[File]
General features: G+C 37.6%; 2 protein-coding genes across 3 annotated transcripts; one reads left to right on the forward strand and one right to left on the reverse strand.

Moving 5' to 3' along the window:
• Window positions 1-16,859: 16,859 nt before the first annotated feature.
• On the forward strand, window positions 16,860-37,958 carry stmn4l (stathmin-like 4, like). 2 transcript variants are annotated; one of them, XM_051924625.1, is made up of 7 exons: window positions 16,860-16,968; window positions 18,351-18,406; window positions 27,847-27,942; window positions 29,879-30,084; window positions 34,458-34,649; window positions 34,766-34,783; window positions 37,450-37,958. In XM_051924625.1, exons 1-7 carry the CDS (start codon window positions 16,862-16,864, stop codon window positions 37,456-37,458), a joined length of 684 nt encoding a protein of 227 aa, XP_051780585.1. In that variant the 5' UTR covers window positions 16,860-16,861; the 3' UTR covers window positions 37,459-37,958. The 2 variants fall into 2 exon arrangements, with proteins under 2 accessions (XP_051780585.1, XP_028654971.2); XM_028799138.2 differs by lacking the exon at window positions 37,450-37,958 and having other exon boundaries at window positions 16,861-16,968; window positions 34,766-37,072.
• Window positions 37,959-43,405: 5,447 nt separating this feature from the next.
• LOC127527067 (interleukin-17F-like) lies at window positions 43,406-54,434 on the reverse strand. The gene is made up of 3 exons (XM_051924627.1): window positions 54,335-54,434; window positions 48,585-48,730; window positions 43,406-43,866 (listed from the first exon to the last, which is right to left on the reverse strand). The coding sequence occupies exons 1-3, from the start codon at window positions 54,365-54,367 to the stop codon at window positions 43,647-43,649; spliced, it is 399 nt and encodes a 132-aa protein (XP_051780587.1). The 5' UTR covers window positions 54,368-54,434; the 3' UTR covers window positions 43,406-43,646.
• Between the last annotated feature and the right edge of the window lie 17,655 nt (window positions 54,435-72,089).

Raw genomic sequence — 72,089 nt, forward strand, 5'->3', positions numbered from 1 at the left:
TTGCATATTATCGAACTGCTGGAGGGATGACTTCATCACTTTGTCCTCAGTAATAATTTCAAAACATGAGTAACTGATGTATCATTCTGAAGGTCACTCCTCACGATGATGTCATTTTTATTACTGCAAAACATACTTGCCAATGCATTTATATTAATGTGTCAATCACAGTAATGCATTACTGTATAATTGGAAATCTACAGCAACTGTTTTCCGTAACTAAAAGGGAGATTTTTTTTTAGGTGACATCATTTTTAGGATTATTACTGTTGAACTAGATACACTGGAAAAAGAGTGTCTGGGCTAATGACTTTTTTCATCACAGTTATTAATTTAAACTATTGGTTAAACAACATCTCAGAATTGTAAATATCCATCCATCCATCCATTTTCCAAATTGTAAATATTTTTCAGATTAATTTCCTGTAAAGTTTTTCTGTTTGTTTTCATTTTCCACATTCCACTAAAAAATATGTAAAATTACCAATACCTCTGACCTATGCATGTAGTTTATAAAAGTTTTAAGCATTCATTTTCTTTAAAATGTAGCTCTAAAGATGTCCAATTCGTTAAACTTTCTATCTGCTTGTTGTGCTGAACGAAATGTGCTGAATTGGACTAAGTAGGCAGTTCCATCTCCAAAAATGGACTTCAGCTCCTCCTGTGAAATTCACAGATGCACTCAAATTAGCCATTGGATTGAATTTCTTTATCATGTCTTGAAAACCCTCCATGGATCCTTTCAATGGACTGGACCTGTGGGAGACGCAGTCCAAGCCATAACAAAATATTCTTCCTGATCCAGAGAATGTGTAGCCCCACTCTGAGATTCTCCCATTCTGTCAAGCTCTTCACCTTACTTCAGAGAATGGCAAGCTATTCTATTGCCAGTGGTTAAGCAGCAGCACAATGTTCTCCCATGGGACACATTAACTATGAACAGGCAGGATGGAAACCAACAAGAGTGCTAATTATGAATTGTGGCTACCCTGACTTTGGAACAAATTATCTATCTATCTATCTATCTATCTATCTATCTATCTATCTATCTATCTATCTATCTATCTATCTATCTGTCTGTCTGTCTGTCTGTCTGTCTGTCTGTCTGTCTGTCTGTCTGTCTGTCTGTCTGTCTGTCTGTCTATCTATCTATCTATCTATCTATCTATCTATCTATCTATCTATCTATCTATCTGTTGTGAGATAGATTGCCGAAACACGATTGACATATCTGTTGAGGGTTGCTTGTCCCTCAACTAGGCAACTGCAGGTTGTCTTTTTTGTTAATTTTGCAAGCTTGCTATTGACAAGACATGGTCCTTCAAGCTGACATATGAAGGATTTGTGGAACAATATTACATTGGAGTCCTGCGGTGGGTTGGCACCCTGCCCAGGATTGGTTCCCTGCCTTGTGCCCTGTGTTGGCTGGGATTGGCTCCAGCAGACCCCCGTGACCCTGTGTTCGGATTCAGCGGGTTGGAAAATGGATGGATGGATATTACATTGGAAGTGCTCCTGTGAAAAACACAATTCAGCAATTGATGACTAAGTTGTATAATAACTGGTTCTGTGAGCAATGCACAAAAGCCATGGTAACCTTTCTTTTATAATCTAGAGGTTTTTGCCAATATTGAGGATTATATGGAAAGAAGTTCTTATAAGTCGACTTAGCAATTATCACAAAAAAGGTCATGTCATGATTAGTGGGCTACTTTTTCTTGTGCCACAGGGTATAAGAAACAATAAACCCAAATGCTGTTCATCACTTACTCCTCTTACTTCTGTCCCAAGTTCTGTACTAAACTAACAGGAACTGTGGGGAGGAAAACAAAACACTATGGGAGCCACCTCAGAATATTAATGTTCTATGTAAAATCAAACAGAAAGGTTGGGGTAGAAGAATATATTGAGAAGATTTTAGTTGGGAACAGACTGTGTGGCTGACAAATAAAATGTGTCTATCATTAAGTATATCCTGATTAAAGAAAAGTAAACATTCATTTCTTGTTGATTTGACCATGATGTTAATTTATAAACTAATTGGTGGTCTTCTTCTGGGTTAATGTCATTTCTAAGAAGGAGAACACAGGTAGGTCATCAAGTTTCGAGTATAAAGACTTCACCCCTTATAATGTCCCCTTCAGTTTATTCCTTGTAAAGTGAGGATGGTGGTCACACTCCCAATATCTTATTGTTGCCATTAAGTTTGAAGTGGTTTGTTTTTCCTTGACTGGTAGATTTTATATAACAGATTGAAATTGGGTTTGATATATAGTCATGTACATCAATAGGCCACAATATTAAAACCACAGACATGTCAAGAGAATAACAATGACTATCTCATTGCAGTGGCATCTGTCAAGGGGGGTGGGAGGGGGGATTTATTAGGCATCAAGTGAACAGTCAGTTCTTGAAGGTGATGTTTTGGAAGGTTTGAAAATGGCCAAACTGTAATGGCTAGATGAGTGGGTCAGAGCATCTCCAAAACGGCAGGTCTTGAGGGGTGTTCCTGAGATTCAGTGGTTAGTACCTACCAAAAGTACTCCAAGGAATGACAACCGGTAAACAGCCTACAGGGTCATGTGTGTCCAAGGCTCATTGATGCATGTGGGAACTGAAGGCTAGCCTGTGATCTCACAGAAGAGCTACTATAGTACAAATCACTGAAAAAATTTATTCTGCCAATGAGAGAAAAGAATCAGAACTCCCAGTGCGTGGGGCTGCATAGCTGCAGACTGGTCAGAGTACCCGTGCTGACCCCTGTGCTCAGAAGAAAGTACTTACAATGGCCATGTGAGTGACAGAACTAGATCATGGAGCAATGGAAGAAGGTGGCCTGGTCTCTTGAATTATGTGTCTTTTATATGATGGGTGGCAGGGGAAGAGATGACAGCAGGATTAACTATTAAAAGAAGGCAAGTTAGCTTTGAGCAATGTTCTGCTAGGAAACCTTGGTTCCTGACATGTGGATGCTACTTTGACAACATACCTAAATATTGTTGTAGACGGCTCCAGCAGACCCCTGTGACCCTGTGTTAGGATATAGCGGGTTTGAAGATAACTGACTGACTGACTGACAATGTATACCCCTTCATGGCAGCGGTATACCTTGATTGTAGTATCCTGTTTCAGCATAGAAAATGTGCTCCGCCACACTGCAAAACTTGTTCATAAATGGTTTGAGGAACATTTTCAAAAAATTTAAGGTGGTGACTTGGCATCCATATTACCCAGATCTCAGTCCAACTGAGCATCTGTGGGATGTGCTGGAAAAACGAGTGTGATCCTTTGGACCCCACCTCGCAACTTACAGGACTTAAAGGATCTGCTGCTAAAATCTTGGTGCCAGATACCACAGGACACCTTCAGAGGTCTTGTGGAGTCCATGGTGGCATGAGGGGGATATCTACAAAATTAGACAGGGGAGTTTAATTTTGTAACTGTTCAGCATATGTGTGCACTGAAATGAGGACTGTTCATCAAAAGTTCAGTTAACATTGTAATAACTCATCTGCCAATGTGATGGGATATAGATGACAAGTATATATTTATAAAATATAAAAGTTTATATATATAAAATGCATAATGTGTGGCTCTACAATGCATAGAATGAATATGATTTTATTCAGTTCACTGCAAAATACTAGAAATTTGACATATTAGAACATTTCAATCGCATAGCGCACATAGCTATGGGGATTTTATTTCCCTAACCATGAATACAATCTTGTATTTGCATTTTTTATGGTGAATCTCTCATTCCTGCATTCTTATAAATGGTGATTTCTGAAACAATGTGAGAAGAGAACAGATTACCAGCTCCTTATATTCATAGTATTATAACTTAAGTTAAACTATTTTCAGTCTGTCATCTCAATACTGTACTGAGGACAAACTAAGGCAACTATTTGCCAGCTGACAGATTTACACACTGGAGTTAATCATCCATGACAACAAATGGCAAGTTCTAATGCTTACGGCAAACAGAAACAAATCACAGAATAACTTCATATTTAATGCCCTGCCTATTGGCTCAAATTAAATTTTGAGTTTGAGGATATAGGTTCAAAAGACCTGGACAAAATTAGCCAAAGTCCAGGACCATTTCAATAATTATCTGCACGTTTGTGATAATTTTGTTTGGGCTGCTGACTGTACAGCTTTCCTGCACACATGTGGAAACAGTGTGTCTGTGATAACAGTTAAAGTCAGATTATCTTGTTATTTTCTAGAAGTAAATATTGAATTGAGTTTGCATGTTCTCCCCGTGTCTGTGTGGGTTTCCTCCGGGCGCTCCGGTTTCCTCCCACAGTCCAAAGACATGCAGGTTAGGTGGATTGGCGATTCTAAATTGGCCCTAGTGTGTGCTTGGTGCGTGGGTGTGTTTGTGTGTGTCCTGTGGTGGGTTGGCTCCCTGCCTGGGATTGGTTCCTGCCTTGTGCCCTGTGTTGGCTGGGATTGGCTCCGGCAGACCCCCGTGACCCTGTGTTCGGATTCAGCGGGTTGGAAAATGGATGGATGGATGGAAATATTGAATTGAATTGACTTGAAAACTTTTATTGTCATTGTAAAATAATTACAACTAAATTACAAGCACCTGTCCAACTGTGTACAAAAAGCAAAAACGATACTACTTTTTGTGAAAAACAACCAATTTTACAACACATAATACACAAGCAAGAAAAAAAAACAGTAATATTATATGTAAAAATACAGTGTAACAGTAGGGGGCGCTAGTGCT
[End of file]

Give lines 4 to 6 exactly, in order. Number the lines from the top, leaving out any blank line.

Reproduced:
• On the forward strand, window positions 16,860-37,958 carry stmn4l (stathmin-like 4, like). 2 transcript variants are annotated; one of them, XM_051924625.1, is made up of 7 exons: window positions 16,860-16,968; window positions 18,351-18,406; window positions 27,847-27,942; window positions 29,879-30,084; window positions 34,458-34,649; window positions 34,766-34,783; window positions 37,450-37,958. In XM_051924625.1, exons 1-7 carry the CDS (start codon window positions 16,862-16,864, stop codon window positions 37,456-37,458), a joined length of 684 nt encoding a protein of 227 aa, XP_051780585.1. In that variant the 5' UTR covers window positions 16,860-16,861; the 3' UTR covers window positions 37,459-37,958. The 2 variants fall into 2 exon arrangements, with proteins under 2 accessions (XP_051780585.1, XP_028654971.2); XM_028799138.2 differs by lacking the exon at window positions 37,450-37,958 and having other exon boundaries at window positions 16,861-16,968; window positions 34,766-37,072.
• Window positions 37,959-43,405: 5,447 nt separating this feature from the next.
• LOC127527067 (interleukin-17F-like) lies at window positions 43,406-54,434 on the reverse strand. The gene is made up of 3 exons (XM_051924627.1): window positions 54,335-54,434; window positions 48,585-48,730; window positions 43,406-43,866 (listed from the first exon to the last, which is right to left on the reverse strand). The coding sequence occupies exons 1-3, from the start codon at window positions 54,365-54,367 to the stop codon at window positions 43,647-43,649; spliced, it is 399 nt and encodes a 132-aa protein (XP_051780587.1). The 5' UTR covers window positions 54,368-54,434; the 3' UTR covers window positions 43,406-43,646.